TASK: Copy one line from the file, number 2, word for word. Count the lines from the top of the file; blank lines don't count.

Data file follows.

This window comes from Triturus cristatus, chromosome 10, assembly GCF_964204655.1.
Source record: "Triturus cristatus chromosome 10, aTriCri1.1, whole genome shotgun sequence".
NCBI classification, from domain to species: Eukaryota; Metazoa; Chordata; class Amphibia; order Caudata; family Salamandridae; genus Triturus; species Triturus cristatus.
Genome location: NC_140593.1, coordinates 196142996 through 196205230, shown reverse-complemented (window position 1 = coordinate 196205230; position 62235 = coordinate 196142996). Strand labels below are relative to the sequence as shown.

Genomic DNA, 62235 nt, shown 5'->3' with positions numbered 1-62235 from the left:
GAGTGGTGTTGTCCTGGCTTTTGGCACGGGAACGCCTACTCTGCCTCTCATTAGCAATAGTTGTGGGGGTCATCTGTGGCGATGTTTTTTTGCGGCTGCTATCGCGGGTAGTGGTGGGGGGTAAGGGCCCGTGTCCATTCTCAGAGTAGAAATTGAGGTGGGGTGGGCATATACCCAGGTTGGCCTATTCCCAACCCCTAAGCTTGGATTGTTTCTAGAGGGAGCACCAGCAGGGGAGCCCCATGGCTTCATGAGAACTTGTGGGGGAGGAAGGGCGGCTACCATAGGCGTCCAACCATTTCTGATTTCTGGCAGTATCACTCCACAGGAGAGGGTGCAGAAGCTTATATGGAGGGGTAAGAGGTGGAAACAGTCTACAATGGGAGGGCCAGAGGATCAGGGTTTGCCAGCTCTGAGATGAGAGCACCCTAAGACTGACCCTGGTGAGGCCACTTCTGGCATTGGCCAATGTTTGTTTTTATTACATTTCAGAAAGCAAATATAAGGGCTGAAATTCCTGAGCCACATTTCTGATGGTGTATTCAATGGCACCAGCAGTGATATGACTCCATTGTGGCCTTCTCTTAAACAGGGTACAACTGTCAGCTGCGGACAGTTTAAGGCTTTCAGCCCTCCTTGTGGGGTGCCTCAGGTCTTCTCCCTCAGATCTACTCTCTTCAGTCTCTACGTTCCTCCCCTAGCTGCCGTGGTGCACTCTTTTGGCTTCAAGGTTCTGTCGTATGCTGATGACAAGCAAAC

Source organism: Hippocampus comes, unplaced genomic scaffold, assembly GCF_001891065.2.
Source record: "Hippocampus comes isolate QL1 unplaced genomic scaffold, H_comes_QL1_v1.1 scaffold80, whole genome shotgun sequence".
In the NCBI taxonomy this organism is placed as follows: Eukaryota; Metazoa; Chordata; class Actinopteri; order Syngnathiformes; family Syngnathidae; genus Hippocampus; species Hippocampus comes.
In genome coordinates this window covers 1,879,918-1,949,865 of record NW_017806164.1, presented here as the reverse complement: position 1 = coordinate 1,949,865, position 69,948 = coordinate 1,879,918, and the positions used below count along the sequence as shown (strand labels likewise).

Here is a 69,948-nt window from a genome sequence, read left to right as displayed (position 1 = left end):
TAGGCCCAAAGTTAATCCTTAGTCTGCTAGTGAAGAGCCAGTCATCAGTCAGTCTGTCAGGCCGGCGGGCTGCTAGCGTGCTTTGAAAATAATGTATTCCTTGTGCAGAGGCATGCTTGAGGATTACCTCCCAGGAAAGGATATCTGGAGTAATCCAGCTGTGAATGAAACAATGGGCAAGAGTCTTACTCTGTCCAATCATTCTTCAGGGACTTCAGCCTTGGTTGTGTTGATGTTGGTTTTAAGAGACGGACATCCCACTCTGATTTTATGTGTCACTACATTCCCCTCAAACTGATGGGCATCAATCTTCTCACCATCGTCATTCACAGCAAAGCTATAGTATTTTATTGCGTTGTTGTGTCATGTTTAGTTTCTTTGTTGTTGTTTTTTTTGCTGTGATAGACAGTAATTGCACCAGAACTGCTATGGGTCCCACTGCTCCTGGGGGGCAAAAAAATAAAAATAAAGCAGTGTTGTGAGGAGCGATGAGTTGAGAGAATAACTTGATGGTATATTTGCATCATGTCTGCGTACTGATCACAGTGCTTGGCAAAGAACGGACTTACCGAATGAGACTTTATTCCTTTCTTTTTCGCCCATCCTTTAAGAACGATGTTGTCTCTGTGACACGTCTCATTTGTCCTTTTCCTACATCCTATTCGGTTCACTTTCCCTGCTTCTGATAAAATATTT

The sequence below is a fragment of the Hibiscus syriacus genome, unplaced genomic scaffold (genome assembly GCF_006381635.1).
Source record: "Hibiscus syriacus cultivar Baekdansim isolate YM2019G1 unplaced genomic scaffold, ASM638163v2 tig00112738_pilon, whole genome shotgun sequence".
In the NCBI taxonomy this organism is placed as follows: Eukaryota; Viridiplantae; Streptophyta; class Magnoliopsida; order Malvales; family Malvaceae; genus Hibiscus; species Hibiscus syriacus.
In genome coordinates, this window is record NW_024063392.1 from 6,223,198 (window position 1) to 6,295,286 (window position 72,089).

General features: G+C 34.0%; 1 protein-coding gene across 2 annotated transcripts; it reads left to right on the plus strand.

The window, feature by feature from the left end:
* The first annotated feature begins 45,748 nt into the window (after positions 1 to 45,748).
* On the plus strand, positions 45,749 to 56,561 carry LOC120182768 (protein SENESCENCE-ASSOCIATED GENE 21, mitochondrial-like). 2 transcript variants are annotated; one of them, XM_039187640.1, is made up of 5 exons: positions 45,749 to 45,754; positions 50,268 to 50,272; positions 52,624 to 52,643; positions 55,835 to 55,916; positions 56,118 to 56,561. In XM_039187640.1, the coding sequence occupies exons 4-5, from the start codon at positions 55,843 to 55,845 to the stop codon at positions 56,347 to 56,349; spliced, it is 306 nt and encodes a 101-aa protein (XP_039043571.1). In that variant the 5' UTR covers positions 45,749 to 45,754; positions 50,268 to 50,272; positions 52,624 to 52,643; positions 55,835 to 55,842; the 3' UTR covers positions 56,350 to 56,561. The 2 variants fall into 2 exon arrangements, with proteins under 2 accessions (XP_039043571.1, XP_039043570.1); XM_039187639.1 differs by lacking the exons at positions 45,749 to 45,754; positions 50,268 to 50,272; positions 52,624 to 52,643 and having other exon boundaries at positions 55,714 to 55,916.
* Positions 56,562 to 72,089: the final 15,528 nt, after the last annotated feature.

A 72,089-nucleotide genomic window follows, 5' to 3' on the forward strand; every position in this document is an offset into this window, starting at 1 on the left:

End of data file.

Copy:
Source record: "Triturus cristatus chromosome 10, aTriCri1.1, whole genome shotgun sequence".